BY SUSIE DENEHY and DAVID SOBEL
The Reintroduction of Students into the Landscape
Dorothy McCabe, thin, strong and well-preserved as a cedar post, had us captivated with her stories. We sat in the parlor of her old home twelve years ago in what had just become the Forest Society’s McCabe Forest Preserve. “I remember when I was a girl and it was a hot May afternoon. We all had a favorite swimming place down by a bend in the river — near the old oxbow. It was sandy there and deep enough to dive into. When I got there I noticed three big funny-looking water bugs perched on the water. I was going to investigate, but the black flies were so bad, I decided just to strip down and jump in the water. Well, as soon as I jumped in the river, I was scared by the ferociously churning water — like the Loch Ness monster was coming to the surface. And then three deer charge out of the water and stampede into the woods. Turns out those three water bugs had been their noses and they had been suspended in the water, just their noses sticking up so they could breathe. This is how they got a bit of respite from the black flies.”
We heard other stories that fall as my Environmental Interpretation course conducted research in preparation for creating a trail guide for the forest. Community members recalled how, when all the fields were mowed, you could start up on Elm Street and sled clear down, past the house, past the mowing, almost all the way to the river. Others recalled skating on the pond that had filled in the pit excavated to provide clay for the brickyard. “Antrim children used to ramble and explore all over McCabe,” I thought as we were wrapping up the project in December. “Isnt it strange that we haven’t seen a local kid here all fall?”
Susie Denehy, Staff Naturalist/Teacher for the Harris Center for Conservation Education, had a related thought when she started working with students at the Great Brook Middle School about five years ago. One of the core books for 5th graders in the Conval District is My Side of the Mountain by Jean Craighead George. In this book, twelve- year-old Sam Gribley leaves New York City to spend the winter living in the woods on his grandfather’s land in the Catskills. He learns to live off the land using only the bare essentials and he builds an awesome shelter. The Great Brook teachers brought the book alive by taking a field trip to the Harris Center so the students could build shelters. But when Susie arrived on the scene, she was puzzled. “Why are we carting students in buses all the way from Antrim to Hancock when the McCabe Forest is only a ten minute walk from the school?” From this seed of an idea, a symbiotic relationship between the school and the forest has grown.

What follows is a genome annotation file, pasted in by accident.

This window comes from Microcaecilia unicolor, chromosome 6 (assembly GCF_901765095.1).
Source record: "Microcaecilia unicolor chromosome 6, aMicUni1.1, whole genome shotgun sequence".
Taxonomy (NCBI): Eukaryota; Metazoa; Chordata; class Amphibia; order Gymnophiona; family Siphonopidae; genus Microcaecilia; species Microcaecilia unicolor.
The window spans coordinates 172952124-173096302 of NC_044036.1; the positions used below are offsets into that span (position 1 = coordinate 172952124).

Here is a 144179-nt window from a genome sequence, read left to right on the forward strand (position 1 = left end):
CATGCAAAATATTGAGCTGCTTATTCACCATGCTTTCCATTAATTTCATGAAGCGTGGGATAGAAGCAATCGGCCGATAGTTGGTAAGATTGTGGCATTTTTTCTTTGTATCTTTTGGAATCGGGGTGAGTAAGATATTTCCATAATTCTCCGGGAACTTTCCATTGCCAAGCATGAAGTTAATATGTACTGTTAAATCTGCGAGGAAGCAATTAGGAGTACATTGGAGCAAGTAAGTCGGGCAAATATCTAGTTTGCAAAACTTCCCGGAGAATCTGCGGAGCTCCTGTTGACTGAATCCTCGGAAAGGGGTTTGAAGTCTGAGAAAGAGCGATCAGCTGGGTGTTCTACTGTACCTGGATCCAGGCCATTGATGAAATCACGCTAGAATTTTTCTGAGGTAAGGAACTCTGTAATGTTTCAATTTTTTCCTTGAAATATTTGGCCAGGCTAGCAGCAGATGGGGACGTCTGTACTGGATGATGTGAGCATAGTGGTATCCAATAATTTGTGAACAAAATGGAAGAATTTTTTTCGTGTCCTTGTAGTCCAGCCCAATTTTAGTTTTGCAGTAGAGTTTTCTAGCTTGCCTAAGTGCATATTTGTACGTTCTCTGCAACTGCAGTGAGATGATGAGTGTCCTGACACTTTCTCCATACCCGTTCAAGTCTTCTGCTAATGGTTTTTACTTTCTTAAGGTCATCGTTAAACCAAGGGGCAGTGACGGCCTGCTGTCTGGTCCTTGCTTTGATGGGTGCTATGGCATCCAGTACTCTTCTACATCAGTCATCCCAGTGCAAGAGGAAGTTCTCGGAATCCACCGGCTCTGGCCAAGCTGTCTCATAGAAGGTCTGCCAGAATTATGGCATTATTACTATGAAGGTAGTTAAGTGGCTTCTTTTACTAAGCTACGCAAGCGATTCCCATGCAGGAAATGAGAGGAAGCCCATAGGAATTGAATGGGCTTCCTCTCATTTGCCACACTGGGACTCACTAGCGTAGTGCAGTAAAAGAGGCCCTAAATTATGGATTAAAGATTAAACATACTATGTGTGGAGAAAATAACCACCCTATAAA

Seeing how fruitful the shelter building was, 5th grade teachers Ann Kenney and Barbara Black, with help from the Harris Center, developed the Wetlands Project to take advantage of the namesake brook right behind the middle school. Over the course of three years, a boardwalk and elegant gateway were built, a comprehensive water studies curriculum has emerged, and even a theater piece was produced. Once the students understood how to use the pH monitors and do water testing of the marshy water behind the school, it made sense to expand outward to other places in the watershed. While one piece of Great Brook flows through the center of the village and is the source of water for Antrim’s mills, another piece, locally known as No Name brook, flows down through McCabe.
“We wanted the students to look at a stream environment that was different from the marsh behind the school,” recalls Ann Kenney. “No Name brook is steep and rocky and we thought the water quality and microinvertebrates might be different, so we started making regular field trips to McCabe to expand our water studies curriculum.” Indeed, water testing in No Name brook helped the students understand that once you’ve seen one stream, you haven’t seen them all. And the teachers eyes started to open as well. Why stop at shelter building and stream studies. How else can McCabe be used to enliven the curriculum?
At Antioch New England, we were ready to take the next step. Our Wetlands Project had helped to spawn the Harris Center/Great Brook collaboration. The Rachel Marshall project in Keene was successfully engaging teachers, students and community members in designing a city-wide learning laboratory on the banks of the Ashuelot River, right behind Taco Bell. The Valley Quest project of our Vital Communities of the Upper Valley initiative was helping teachers create treasure hunts to the distinctive natural and cultural landmarks in Connecticut River towns in New Hampshire and Vermont. The common theme in these efforts was our desire to bring the environment and the community into the core of the curriculum. For too long, we felt, environmental education had been like art. It happened for 50 minutes a week when the naturalist brought the owl into the classroom, and the teacher got a break. It was a tassle on the edge of the fabric, not the warp. Let’s find some schools, we thought, who want to make ecological literacy a serious part of the school philosophy. Let’s find schools that want to ground their curriculum in their local places — the natural environment and the social institutions of the town.